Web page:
What are you looking for?

Tag: death and dying

Apologies

Alex Okun

You were right.
That IV was no good.
Looking at his arm all swollen like that,
I thought, “That says it all.”

I’m sorry we kept bothering you.
“Please don’t wake him for vitals,”
You told us.

Sometimes we don’t see the signs.

I was hoping she would stay home longer,
That you would have had more time together.
She liked starting school every September.
She loved that backpack.

I’m sorry it always

Read More »

Snowscape

Jeffrey R. Steinbauer

The snowstorm had started on Friday, before I’d gone on call for my group. At first I’d thought the weekend would remain quiet, that the small town where I practiced might just slumber under a fresh blanket of snow. But by early Saturday morning, things had gotten busy at the hospital. Several emergency-room visits, phone calls and admissions from the nursing home changed the stillness I’d felt amid the snowfall. In no

Read More »

Running Out of Metaphors

Howard F. Stein

His rapidly metastasizing cancer
was not his only problem:
He was not only running out
of life, he was running out of metaphors.
Metaphors had sustained him
for the four months since
they discovered the spot.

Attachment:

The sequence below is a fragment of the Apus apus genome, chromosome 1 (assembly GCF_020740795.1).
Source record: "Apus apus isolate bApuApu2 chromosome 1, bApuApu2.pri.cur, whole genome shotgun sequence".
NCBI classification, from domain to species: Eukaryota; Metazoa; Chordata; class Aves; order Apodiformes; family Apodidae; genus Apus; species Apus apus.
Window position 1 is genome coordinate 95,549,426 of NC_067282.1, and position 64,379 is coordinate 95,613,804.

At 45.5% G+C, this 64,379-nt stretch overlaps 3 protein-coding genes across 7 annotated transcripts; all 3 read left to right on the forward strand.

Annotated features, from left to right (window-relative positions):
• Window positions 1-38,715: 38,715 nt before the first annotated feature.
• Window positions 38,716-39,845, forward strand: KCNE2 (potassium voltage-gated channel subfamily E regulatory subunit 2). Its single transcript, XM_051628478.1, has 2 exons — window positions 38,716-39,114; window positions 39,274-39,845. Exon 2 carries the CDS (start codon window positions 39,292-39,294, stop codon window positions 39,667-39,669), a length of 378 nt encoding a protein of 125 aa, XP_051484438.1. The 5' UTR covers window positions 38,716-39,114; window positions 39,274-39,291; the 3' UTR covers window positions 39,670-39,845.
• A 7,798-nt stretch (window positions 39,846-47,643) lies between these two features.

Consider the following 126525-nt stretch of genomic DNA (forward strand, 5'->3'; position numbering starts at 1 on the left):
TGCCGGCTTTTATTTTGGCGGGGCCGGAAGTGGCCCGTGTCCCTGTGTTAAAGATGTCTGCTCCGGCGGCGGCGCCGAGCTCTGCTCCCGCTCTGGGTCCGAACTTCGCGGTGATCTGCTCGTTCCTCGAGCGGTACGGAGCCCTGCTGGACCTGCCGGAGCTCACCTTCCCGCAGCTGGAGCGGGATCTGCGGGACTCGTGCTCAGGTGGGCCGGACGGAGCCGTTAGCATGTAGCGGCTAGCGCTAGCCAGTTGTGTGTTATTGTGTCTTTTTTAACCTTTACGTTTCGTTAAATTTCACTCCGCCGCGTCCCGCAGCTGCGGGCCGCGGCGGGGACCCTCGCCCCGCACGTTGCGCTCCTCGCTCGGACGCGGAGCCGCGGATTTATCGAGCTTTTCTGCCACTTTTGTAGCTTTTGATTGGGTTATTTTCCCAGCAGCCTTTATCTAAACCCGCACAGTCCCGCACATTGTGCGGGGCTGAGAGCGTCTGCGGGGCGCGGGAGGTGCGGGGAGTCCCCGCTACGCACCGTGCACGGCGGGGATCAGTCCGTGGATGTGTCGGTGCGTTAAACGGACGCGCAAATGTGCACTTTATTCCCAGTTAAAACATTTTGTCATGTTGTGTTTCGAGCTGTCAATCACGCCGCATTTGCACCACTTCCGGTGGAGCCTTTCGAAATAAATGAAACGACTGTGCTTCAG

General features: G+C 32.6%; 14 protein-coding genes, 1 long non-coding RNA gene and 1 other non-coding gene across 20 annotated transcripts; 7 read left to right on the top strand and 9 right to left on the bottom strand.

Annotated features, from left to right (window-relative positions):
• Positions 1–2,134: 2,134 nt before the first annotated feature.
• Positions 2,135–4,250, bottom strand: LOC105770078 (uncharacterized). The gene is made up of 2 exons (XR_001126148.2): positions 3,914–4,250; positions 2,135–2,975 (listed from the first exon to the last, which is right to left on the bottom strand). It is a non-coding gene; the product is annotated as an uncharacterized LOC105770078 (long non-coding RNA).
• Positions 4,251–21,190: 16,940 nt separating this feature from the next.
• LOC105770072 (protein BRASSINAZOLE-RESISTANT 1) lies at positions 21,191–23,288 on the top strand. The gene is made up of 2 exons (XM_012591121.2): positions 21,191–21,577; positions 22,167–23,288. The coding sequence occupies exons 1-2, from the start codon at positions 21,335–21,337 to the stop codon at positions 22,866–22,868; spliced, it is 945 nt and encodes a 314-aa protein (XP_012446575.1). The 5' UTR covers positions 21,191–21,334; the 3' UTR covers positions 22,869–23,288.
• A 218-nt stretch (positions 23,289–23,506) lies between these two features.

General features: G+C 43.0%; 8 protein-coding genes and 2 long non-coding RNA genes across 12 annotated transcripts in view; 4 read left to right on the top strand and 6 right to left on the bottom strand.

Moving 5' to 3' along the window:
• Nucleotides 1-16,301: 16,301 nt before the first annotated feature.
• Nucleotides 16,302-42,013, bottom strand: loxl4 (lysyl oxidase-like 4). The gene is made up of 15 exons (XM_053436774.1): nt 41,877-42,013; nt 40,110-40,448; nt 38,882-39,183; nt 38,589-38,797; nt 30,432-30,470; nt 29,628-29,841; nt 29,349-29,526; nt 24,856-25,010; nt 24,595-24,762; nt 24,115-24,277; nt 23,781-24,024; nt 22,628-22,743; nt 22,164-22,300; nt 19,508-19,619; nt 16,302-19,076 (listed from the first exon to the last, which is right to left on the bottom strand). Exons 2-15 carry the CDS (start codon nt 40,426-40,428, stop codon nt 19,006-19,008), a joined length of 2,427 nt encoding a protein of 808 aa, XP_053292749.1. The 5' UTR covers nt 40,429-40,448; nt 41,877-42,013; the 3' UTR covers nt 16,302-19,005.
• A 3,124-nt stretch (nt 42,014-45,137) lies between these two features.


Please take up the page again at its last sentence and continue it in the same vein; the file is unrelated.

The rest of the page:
He started out 
losing weight as “The Incredible 
Shrinking Man”; then he became
Gregor Samsa for a while;
briefly he was the consumptive Violetta,
soon followed by Ivan Ilych.
He even remembered Susan Sontag 
and Solzhenitsyn

Read More »

Hospice

Joanne Wilkinson

My patient’s beagle is very quiet. He lies next to the brown leather living-room chair she used to sit in when I would come to see her at home. His nose is down on his paws, and his round eyes look up at me, up at the nurses, the home health aides, the family members who go back and forth between here and the back bedroom. He is very alert, but silent. He

Read More »

My Patient, My Friend

Larry Zaroff

Death is not always the same. Quantity, fixed: one per patient. Quality, variable.

Doctors see many deaths, of different kinds. This is true of any doctor, whether or not he or she is a surgeon, as I am.

It’s easier for the doctor when death is expected, following a long illness, a chronic disease. Harder when it’s unforeseen–the heart attack, the accident, the gun shot, the sudden death in a young man or

Read More »

Finding Innisfree

Lawrence Dyche

Roger looked up at me over the oxygen mask, his eyes drawn wide by the sores stretching his face. He lifted a hand for me to take.

“I’m glad you’re here,” Jen had said before I’d entered his room. “They’ve taken him off a lot of the medication. He’s very lucid, but he’s depressed and scared.” 

The previous fall, Roger and Jen had begun couples therapy with me. They were both thirty-two and

Read More »
Scroll to Top